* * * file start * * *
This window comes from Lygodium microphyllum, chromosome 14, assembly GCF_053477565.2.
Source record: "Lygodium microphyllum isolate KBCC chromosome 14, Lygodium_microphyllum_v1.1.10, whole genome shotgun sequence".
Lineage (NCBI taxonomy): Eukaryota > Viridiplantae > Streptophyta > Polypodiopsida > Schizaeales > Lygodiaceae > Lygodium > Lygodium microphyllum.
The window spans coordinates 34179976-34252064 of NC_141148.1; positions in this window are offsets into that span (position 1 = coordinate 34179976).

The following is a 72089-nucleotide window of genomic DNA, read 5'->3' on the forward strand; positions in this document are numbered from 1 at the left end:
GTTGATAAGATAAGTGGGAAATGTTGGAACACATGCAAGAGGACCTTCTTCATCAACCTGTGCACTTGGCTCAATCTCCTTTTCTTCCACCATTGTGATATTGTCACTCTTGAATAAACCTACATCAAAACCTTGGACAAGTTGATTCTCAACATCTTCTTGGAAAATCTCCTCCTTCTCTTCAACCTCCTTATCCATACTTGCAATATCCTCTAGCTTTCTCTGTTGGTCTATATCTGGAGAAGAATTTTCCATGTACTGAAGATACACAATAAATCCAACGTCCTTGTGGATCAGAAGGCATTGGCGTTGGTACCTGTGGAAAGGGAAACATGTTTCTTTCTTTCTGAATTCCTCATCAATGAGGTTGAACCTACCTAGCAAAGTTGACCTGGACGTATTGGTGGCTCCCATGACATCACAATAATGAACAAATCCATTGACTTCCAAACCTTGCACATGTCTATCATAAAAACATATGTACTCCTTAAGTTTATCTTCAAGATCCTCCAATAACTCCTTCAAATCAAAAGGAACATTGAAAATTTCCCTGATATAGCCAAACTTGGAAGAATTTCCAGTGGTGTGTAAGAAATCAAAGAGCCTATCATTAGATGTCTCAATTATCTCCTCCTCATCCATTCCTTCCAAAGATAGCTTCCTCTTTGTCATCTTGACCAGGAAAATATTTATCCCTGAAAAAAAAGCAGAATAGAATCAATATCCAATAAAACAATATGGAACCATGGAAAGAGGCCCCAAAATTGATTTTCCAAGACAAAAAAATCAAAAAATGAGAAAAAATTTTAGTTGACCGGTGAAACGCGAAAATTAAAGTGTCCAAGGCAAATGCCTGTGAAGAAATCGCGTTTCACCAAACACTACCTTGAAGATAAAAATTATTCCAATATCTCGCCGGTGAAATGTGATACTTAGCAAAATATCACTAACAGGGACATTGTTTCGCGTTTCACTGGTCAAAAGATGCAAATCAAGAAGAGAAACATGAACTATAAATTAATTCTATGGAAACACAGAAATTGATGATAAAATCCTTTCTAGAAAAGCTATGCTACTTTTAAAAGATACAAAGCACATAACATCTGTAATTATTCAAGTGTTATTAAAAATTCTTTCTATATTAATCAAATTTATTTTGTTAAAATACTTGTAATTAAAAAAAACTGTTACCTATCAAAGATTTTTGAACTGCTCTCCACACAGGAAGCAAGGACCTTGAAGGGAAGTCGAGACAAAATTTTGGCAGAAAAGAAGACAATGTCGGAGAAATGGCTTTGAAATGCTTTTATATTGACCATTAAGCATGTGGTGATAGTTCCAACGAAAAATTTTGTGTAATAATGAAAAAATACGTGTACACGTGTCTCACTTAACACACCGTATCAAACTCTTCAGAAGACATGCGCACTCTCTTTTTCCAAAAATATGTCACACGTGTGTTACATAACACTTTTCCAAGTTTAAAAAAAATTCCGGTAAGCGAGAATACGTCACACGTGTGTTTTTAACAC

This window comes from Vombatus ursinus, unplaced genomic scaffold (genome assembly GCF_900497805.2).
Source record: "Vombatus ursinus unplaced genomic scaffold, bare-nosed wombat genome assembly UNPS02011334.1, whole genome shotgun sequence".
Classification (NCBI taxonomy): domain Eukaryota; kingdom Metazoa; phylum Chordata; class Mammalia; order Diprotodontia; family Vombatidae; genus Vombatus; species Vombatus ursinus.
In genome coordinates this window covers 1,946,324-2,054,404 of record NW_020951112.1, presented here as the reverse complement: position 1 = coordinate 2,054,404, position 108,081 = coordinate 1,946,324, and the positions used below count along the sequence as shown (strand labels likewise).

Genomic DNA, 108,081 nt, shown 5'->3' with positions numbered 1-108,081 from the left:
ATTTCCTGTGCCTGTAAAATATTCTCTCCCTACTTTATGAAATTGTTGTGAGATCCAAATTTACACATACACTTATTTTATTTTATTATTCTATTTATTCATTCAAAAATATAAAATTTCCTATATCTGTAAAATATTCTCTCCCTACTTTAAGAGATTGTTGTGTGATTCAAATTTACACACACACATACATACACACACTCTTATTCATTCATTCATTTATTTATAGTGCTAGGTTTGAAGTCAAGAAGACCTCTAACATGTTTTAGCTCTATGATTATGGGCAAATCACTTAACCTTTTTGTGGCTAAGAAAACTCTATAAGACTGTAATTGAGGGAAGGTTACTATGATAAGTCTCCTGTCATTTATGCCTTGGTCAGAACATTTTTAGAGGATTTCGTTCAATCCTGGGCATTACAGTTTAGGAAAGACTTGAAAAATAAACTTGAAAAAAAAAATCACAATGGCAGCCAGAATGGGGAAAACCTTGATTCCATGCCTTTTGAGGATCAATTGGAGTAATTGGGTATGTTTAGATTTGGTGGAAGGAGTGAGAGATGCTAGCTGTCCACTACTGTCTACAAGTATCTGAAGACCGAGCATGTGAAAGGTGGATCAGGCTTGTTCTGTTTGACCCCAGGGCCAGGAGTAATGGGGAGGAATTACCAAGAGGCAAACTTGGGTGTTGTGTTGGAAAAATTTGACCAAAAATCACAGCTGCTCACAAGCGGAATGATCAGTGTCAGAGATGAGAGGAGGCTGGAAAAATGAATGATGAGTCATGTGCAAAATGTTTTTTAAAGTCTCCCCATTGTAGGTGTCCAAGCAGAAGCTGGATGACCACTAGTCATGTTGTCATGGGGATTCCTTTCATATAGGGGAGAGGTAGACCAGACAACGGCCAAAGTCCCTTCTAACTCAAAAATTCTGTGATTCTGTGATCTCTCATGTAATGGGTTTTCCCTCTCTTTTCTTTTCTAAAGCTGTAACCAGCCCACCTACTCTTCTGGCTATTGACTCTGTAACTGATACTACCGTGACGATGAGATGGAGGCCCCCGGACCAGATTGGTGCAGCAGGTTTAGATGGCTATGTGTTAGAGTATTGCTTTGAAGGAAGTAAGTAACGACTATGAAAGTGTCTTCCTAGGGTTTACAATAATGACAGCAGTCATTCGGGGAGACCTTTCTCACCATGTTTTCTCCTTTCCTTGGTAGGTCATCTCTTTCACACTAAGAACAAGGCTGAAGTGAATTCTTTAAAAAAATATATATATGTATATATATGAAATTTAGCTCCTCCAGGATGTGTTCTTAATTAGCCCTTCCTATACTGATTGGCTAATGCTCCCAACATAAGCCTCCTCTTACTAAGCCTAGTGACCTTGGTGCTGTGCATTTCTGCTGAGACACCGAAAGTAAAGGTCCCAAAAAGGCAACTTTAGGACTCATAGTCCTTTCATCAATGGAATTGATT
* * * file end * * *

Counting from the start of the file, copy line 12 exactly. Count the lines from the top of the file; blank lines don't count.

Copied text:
ATTTCCTGTGCCTGTAAAATATTCTCTCCCTACTTTATGAAATTGTTGTGAGATCCAAATTTACACATACACTTATTTTATTTTATTATTCTATTTATTCATTCAAAAATATAAAATTTCCTATATCTGTAAAATATTCTCTCCCTACTTTAAGAGATTGTTGTGTGATTCAAATTTACACACACACATACATACACACACTCTTATTCATTCATTCATTTATTTATAGTGCTAGGTTTGAAGTCAAGAAGACCTCTAACATGTTTTAGCTCTATGATTATGGGCAAATCACTTAACCTTTTTGTGGCTAAGAAAACTCTATAAGACTGTAATTGAGGGAAGGTTACTATGATAAGTCTCCTGTCATTTATGCCTTGGTCAGAACATTTTTAGAGGATTTCGTTCAATCCTGGGCATTACAGTTTAGGAAAGACTTGAAAAATAAACTTGAAAAAAAAAATCACAATGGCAGCCAGAATGGGGAAAACCTTGATTCCATGCCTTTTGAGGATCAATTGGAGTAATTGGGTATGTTTAGATTTGGTGGAAGGAGTGAGAGATGCTAGCTGTCCACTACTGTCTACAAGTATCTGAAGACCGAGCATGTGAAAGGTGGATCAGGCTTGTTCTGTTTGACCCCAGGGCCAGGAGTAATGGGGAGGAATTACCAAGAGGCAAACTTGGGTGTTGTGTTGGAAAAATTTGACCAAAAATCACAGCTGCTCACAAGCGGAATGATCAGTGTCAGAGATGAGAGGAGGCTGGAAAAATGAATGATGAGTCATGTGCAAAATGTTTTTTAAAGTCTCCCCATTGTAGGTGTCCAAGCAGAAGCTGGATGACCACTAGTCATGTTGTCATGGGGATTCCTTTCATATAGGGGAGAGGTAGACCAGACAACGGCCAAAGTCCCTTCTAACTCAAAAATTCTGTGATTCTGTGATCTCTCATGTAATGGGTTTTCCCTCTCTTTTCTTTTCTAAAGCTGTAACCAGCCCACCTACTCTTCTGGCTATTGACTCTGTAACTGATACTACCGTGACGATGAGATGGAGGCCCCCGGACCAGATTGGTGCAGCAGGTTTAGATGGCTATGTGTTAGAGTATTGCTTTGAAGGAAGTAAGTAACGACTATGAAAGTGTCTTCCTAGGGTTTACAATAATGACAGCAGTCATTCGGGGAGACCTTTCTCACCATGTTTTCTCCTTTCCTTGGTAGGTCATCTCTTTCACACTAAGAACAAGGCTGAAGTGAATTCTTTAAAAAAATATATATATGTATATATATGAAATTTAGCTCCTCCAGGATGTGTTCTTAATTAGCCCTTCCTATACTGATTGGCTAATGCTCCCAACATAAGCCTCCTCTTACTAAGCCTAGTGACCTTGGTGCTGTGCATTTCTGCTGAGACACCGAAAGTAAAGGTCCCAAAAAGGCAACTTTAGGACTCATAGTCCTTTCATCAATGGAATTGATT